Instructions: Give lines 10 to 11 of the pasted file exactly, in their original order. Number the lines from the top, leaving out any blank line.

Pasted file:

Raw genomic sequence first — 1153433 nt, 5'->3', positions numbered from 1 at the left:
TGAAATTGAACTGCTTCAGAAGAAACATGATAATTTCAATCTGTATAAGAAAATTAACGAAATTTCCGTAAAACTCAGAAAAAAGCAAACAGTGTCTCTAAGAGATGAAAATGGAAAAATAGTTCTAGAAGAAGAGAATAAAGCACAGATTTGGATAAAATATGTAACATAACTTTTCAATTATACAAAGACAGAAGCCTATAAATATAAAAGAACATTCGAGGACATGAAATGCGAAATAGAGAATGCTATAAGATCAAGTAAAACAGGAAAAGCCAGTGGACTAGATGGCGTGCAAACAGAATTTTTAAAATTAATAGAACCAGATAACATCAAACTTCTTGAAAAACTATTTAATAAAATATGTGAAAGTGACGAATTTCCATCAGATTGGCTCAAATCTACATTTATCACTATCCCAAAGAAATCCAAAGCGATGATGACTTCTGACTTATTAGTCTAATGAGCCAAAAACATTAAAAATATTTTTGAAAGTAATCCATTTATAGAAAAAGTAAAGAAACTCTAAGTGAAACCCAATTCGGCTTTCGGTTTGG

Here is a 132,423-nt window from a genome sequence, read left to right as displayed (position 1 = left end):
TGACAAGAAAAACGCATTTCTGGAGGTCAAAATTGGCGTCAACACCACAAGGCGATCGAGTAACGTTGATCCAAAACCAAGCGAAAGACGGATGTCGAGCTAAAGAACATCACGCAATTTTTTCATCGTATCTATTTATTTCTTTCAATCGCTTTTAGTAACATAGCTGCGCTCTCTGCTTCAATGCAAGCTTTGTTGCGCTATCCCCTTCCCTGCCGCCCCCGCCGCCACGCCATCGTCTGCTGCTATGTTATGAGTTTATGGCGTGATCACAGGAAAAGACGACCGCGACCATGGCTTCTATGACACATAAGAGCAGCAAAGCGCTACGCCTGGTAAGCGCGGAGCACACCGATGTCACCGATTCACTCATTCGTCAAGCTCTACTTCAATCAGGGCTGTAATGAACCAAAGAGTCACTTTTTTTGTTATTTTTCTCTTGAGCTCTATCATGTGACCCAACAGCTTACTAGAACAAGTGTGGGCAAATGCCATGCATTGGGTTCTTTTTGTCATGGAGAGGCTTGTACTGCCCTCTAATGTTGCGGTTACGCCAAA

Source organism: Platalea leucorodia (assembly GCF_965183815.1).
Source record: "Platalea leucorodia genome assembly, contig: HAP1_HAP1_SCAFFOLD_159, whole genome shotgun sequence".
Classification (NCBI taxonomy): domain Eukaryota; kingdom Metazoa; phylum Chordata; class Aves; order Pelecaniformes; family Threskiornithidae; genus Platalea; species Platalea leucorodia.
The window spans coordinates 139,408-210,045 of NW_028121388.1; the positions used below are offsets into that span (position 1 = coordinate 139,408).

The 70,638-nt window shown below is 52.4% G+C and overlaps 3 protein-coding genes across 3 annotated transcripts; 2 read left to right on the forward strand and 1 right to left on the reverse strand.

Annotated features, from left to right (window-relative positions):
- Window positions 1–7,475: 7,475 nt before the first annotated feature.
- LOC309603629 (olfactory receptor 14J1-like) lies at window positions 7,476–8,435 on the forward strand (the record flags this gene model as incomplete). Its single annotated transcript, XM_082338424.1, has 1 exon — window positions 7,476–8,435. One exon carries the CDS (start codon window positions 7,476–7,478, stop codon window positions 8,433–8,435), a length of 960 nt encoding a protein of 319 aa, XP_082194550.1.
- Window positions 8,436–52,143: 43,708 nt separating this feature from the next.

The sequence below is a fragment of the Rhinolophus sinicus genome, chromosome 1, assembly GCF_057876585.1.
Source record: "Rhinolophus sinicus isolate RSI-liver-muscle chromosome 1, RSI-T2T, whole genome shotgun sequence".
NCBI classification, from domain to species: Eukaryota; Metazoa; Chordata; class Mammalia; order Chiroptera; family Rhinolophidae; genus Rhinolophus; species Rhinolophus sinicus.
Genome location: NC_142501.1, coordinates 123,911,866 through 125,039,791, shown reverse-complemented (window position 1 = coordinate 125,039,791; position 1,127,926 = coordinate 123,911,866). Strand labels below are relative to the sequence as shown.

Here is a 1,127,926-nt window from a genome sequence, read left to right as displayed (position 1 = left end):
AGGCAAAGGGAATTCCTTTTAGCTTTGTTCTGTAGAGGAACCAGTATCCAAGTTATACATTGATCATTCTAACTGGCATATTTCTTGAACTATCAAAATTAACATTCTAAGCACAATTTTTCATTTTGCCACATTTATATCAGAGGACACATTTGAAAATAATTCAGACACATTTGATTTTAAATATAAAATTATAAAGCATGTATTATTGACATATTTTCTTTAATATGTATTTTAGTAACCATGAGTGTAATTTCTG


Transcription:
Annotated features, from left to right (window-relative positions):
- Window positions 1–7,475: 7,475 nt before the first annotated feature.